Having said that – I think the fundamental basis for conformity may have been overcome by events… it may no longer be a benefit to have Virginia returns linked to Federal tax policies in no small part because the current Federal budget is unsustainable with the tax cuts unless we’re just going to stand by and want the deficit balloon to even worse levels. Sooner or later, reasonable and conscientious folks in Washington are going to revert to adults – I hope.

    But separating Va from the Feds on tax policies has it’s own downside and that is how much confidence do I have in Virginia’s legislative and staff ability to maintain it’s own stand-alone policy when those yahoos don’t exactly cover themselves with glory on other issues like their stupid undermining of the SCC and obvious successful influence from monied corporate interests….

    Finally – I want folks to remember WHO the idiots were that said we were going to simplify the tax code to the point where we could do it on post cards:

  3. Minor comment: Federal Standard Deduction is $25,600 for those over 65.

    • …and for married couples filing jointly over 65 Standard Deduction is $26,600.

      I am confused about Home Equity Loans, I thought those still qualified for interest deductions as long for home improvements. I got mine when we bought the house, for a while they were bundling with mortgage because over $300k was considered Jumbo mortgage (silly I know).

  4. WKJ – yes, many such little wrinkles I just ironed over in my effort to create something people could follow….this is complicated stuff.

    Larry, as I recall the last time we went through this, after the 1986 federal tax reform, there was no serious call to reverse what Reagan did and restore various deductions that had gone away. On both sides then full conformity was never really challenged. You take the standard deduction at the fed level, and that post card and form 1040 EZ look alot alike. They kinda did that for most people!

    • Yes, Steve, that was when our political system and its politicians by today’s standards were honest, sane, and without corruption, unlike modern times wherein they are neither honest nor sane, but instead are full of corruption done in hallways and backrooms.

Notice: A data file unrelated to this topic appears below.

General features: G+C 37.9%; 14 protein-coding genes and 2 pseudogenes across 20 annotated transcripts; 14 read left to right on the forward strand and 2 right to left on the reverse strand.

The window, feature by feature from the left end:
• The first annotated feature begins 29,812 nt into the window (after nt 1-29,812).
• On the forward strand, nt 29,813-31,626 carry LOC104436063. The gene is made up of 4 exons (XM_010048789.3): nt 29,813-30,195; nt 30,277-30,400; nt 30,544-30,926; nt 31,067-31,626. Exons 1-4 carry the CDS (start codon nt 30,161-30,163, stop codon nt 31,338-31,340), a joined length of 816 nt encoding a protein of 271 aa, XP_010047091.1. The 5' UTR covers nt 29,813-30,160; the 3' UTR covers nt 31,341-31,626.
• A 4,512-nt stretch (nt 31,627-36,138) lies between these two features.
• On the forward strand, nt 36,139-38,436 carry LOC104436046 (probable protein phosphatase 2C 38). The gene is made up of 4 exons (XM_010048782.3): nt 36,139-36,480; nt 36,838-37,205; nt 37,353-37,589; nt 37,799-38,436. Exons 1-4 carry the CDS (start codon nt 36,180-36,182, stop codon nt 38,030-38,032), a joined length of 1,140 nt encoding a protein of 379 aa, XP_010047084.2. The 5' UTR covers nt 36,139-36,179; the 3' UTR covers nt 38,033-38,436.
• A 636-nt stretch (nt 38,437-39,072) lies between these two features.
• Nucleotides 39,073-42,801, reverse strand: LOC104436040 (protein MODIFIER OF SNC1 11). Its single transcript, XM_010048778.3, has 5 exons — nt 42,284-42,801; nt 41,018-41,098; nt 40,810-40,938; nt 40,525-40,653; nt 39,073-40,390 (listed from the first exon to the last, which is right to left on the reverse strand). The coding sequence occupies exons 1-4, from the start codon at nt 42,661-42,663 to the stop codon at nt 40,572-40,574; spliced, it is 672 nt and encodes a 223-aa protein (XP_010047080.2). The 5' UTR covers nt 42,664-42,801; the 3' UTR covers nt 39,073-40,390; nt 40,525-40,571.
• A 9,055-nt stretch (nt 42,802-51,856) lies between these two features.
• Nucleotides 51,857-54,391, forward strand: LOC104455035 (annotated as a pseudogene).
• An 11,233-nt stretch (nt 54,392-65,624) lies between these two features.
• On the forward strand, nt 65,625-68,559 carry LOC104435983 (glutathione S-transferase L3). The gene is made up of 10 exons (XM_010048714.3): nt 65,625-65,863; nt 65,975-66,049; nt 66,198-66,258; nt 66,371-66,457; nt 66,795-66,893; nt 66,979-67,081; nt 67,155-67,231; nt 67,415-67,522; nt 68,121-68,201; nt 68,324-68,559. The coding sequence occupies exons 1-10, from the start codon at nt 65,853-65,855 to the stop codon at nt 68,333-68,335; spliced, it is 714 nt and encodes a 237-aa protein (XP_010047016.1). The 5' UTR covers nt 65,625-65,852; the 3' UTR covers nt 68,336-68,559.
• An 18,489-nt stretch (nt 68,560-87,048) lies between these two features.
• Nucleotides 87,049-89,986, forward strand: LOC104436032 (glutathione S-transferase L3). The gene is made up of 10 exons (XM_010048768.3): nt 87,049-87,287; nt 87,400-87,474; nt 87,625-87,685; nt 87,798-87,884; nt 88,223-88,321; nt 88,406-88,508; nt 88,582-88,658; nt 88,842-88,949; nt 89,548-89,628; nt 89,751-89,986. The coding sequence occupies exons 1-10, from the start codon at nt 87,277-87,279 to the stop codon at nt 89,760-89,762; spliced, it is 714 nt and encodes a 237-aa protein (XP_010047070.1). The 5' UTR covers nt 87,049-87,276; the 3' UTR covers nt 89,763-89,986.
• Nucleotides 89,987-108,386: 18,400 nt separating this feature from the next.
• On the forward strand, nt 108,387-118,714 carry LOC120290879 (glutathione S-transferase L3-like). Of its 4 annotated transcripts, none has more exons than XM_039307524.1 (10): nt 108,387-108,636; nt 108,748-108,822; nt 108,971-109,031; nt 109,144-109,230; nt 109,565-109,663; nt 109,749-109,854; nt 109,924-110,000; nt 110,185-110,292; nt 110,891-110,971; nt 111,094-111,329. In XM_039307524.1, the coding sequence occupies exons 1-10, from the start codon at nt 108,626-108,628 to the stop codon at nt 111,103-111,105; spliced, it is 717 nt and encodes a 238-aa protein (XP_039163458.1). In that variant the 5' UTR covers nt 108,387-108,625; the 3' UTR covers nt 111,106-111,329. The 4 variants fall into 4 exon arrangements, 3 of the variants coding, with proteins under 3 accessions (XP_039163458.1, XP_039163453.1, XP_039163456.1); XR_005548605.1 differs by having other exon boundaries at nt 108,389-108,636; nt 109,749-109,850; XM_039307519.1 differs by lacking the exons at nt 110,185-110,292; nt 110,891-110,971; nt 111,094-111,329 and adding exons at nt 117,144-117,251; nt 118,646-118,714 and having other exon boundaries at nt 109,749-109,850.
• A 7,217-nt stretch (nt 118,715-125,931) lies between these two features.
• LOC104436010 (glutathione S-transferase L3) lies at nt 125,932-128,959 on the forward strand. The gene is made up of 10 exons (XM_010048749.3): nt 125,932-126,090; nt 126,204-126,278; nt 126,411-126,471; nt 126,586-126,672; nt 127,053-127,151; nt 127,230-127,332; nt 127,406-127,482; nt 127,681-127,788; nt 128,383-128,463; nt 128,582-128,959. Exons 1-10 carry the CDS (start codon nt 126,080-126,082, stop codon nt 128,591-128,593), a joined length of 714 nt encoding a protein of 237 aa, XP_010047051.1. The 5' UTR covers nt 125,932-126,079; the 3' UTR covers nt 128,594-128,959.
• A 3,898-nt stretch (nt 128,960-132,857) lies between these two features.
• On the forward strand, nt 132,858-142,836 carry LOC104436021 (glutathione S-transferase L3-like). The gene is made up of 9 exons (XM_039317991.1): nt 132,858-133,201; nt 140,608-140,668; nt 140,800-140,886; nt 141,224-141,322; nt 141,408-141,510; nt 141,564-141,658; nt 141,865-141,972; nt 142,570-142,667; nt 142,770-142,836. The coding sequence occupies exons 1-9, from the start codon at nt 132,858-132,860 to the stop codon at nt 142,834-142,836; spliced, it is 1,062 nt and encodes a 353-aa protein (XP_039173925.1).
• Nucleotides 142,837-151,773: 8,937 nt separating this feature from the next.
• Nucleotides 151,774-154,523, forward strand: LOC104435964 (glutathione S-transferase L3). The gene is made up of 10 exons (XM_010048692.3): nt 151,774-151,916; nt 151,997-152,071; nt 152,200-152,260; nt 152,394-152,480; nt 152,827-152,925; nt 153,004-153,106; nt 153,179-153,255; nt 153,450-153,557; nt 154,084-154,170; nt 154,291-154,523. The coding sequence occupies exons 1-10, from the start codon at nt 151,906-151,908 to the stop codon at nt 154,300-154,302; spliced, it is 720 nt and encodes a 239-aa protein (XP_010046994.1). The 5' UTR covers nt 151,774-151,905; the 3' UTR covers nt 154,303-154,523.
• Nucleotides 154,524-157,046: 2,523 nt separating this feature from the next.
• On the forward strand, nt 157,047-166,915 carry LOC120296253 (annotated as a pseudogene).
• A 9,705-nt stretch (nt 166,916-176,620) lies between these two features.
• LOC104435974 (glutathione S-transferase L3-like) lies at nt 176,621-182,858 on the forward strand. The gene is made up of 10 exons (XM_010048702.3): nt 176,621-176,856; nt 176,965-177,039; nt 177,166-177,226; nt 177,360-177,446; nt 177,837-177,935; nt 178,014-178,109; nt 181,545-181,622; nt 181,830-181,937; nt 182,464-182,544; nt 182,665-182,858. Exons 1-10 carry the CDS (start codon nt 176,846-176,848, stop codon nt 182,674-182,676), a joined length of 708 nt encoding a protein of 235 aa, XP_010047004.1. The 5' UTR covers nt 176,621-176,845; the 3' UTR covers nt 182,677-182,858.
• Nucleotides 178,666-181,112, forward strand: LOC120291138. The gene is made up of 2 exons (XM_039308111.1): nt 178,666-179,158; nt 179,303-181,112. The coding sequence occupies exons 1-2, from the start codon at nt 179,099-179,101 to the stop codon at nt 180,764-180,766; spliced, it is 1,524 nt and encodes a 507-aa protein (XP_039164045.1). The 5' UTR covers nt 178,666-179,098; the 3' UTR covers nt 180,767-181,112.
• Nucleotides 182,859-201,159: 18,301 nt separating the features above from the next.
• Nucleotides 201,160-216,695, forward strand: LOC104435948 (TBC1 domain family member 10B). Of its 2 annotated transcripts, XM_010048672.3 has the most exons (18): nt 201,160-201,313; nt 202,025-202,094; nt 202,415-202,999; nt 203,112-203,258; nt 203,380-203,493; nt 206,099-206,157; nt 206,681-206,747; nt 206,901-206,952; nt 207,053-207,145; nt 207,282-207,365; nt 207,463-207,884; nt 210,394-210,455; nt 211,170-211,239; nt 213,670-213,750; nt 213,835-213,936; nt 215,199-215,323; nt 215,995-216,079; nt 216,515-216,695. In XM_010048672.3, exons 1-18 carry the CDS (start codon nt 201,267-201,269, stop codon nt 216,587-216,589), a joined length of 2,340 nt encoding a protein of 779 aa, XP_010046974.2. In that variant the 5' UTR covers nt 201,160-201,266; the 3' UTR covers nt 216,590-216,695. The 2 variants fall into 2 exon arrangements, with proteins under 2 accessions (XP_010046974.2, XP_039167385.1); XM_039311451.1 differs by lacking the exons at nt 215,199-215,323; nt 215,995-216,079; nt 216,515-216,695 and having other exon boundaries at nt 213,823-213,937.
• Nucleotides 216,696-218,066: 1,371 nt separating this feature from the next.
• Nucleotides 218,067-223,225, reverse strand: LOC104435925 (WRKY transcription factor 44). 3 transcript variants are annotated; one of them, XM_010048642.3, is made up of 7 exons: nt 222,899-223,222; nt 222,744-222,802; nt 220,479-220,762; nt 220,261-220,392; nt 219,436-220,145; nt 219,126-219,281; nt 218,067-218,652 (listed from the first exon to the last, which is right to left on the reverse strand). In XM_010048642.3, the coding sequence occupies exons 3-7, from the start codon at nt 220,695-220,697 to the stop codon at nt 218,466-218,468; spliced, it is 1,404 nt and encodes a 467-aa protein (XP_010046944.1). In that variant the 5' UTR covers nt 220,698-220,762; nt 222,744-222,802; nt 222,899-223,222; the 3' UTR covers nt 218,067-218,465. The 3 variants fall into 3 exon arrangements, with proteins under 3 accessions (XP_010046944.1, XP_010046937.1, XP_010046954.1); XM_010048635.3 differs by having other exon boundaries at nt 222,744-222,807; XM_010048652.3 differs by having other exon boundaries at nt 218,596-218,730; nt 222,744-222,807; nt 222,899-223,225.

5. Steve- Your position seems to be, same as Gov Northam, that it is self-evident that Virginia itemizers in the middle income range should have been paying more Va. taxes all along. So therefore we should without further debate clobber them with higher taxes now, and then the GA can think about how we should best redistribute that tax windfall.

    Your definition of “conforming” is misleading, because you use that term to mean your opinion of what should be done, and but it sounds like it is endorsed Best Practice or something carved in stone.

    Part of your logic is, like robbing banks, middle income is where the money is. But seems to me that middle income group is being selectively clobbered in Virginia, while say less than $100k and greater than $200K are getting off scot-free. In fact the Gov wants to actually deliver hard cash to the favored groups from the say $100k income cohort. Tax free is not good enough for the groups he favors, he implies.

    As far as I can see, Tim Hugo is doing the right thing. We might reflect that since our GA only meets in January, last year they did not really have a good perspective to judge what Va. should be doing. Now we can see better (eg; we know New York decided to allow state deductions even if claiming Federal standard, and we know the IRS ruling in August that controls the difference between donations and state tax deductions).

  6. TBill – for three decades there has been a lot of talk about tax reform in Virginia, and YOU -YOU are the reason it never happens. It cannot be done without making somebody unhappy. Winner and losers. So it never happens. The path I’ve laid out minimizes the pain on people like you, gives you that pain at the same time you are getting a HUUUUGE federal tax cut, finally does something substantial for the 2 million + who take the standard deduction (and cuts the corporate rate, which everybody is ignoring.) If you cannot now step back and think about the tax code you want for the future, you never will….

    To paraphrase, we have met the enemy of reform – and its you! 🙂

    I’ll go away after this crashes and burns, promise….But don’t you dare compare my position to Northam because he wants to keep every dime and provide zero reform to anybody! I have to keep pinching myself when I remember that this approach we’ve designed is actually endorsed by Grover Norquist!

    • Bingo!

    • No. Not me…I hate car tax and all that crazy stuff we have. I feel our tax structure is hurting our growth as a state. We should start from scratch and re-d0 Virginia tax structure. The reason we do not do that is long time Virginians want to favor the historic tax preferences and distortions we have here and carve-outs.

      I am sort of viewing as an outside observer. It just seems to me you are saying to go further in the direction of distorted “Virginia way” approach. But I concede to not have a benchmark study to other states, at th-s poimt I just have to go with with my local observations. I am not mad at you, I am just trying to say what it feels like to me.